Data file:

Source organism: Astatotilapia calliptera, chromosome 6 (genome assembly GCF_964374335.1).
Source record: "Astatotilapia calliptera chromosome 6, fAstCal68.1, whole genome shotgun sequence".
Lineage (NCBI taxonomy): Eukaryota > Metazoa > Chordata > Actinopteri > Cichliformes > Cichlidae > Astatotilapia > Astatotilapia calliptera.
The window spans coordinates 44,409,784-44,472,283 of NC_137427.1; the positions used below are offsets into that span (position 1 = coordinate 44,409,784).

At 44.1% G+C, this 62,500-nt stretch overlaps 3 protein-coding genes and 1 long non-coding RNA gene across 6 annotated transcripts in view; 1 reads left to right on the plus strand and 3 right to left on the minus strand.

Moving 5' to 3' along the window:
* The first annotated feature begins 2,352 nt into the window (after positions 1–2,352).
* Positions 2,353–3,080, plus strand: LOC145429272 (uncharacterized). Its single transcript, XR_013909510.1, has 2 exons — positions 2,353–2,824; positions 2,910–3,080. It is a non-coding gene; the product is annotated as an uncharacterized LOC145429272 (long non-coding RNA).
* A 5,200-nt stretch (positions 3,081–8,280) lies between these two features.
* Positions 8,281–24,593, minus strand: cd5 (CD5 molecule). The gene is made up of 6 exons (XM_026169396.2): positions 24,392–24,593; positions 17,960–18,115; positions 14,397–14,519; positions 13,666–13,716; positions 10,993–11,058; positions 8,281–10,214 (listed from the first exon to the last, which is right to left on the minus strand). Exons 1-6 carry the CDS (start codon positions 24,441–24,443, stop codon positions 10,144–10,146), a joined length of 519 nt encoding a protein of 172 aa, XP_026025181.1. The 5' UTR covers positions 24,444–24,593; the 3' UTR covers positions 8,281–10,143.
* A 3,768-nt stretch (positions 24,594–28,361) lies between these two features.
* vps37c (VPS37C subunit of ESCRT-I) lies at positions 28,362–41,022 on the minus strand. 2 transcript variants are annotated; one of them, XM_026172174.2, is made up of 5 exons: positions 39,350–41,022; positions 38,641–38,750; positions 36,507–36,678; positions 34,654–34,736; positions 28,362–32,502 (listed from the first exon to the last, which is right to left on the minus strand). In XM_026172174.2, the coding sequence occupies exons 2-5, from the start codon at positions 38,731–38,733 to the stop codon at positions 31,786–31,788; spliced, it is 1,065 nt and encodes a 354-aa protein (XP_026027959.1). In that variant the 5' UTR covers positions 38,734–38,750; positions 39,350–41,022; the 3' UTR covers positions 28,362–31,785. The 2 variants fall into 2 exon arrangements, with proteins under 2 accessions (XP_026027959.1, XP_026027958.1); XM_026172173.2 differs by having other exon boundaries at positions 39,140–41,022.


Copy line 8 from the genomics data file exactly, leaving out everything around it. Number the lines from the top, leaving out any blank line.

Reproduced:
* Positions 2,353–3,080, plus strand: LOC145429272 (uncharacterized). Its single transcript, XR_013909510.1, has 2 exons — positions 2,353–2,824; positions 2,910–3,080. It is a non-coding gene; the product is annotated as an uncharacterized LOC145429272 (long non-coding RNA).